Flagstaff campground scenery
We spent one night each in Flagstaff, AZ and Gallup, NM (didn’t see much there but the wind) and settled in for four nights just eight miles east of Santa Fe, NM. Here we stayed in a woodsy hillside campground shaded by junipers and other evergreens. The roads were dust though which made it hard to walk around if it was windy. Chris took the truck to a local place for service and learned that Santa Fe is really a progressive little city in many ways. There was no question when he asked the mechanic about restaurants that serve local and organic. He shared a few options and we learned about a co-op grocery where Chris picked up some necessities and was enlivened by the sincere efforts of the people to value local business, food and sustainable practices. There is no “downtown” Santa Fe with high-rises and a business district…which was also refreshing. We ended up having lunch at Vinaigrette and two dinners at Real Food Nation. We took a short walk around the historic district and its narrow streets and center plaza area. Native Americans from nearby reservations (I assume) had their jewelry and trinkets laid out for sale on blankets along the sidewalk of the Palace of the Governors.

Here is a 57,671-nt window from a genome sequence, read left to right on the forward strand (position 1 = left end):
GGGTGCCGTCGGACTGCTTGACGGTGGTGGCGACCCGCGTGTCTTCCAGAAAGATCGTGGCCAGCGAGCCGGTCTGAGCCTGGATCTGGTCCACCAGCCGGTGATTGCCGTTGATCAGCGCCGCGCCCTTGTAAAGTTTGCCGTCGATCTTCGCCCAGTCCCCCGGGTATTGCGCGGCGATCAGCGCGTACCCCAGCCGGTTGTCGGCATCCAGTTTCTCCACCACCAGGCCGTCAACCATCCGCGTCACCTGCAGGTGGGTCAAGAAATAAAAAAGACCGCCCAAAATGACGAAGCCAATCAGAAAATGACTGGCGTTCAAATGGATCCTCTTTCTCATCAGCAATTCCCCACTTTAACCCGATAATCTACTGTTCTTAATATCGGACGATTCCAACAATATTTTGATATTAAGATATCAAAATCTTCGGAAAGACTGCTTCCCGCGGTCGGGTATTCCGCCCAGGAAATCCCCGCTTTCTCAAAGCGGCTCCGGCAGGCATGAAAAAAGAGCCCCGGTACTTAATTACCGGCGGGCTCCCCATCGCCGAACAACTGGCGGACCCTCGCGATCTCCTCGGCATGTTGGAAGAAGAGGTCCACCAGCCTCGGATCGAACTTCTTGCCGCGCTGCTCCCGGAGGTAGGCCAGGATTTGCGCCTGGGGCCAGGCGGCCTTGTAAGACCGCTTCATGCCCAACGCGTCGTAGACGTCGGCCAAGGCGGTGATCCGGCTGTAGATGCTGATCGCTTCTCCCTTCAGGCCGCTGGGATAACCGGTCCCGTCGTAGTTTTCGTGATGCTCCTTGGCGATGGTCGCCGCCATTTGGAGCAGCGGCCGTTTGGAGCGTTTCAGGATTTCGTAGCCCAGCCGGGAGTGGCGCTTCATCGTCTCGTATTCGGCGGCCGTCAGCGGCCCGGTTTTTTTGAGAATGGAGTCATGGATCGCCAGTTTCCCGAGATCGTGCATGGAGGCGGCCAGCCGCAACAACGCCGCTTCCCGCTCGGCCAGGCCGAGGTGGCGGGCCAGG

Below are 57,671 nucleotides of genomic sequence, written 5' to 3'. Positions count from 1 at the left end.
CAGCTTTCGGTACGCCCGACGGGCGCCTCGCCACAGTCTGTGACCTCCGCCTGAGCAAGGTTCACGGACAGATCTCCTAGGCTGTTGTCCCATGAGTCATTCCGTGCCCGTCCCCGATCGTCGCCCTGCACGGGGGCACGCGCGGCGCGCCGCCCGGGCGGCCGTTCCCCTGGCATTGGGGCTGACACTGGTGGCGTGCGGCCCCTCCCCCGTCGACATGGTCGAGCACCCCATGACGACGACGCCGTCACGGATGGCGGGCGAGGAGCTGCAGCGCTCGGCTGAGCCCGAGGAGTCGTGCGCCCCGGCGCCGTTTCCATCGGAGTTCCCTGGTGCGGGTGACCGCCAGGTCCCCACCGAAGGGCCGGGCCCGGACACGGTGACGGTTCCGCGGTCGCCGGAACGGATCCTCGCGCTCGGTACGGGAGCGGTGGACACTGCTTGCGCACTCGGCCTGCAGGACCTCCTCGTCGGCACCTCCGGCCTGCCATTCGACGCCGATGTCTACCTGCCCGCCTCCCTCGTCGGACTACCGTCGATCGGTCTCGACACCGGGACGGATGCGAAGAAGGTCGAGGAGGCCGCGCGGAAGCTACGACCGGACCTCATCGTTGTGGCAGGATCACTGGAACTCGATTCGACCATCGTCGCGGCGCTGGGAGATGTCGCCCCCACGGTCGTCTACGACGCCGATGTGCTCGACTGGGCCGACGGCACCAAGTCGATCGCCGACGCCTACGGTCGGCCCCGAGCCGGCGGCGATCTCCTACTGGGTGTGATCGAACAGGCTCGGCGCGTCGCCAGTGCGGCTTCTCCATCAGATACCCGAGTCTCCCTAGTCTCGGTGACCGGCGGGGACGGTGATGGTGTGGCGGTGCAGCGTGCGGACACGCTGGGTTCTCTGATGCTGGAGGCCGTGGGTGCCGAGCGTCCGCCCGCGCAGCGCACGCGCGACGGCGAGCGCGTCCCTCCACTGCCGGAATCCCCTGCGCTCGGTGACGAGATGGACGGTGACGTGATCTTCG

A Painted Desert rock formation
We drove through a few reservations on our way to Colorado and were so struck by the apparent poverty and sadness in those areas. They are peppered with trailer homes and broken down cars along with roadside trading posts touting ‘free petrified wood’ and ‘authentic Indian blankets and pottery’.  I was also so struck by the landscape of the Painted Desert and the Rocky Mountains. There are endless awesome rock formations ranging from choppy black ground level rock deposits to enormous liquid-like red mountain rocks with pits carved out by the wind and natural caves below where native people lived at one time. How incredible that people could survive with “so little” and now we feel we need so much (myself included). Emerging from Raton Pass at 7, 800 feet we got our first glimpse of the Rockies and it was breathtaking. We chose two state parks for our time in Colorado and the first was Lathrop. We got a campsite and arranged the camper so our bedroom window faced the two Spanish Peaks which rise to twelve and thirteen thousand feet. It’s been a month since Catalina so the moon is rounding out again and we enjoyed a night with our blinds up because we had no nearby neighbors! We would have enjoyed exploring the park more but planned on one night so headed north toward Denver and its impressive mountains. More on that in the next entry!
The Spanish Peaks from Lathrop SP

Another beautiful full moon rise...this time at Lathrop

Especially with Easter approaching and given our usual family celebration of the holy day, we are feeling ready to be home: still enjoying all we see and learn, of course, but missing family and east coast springtime. All the best of Holy Week to all of you.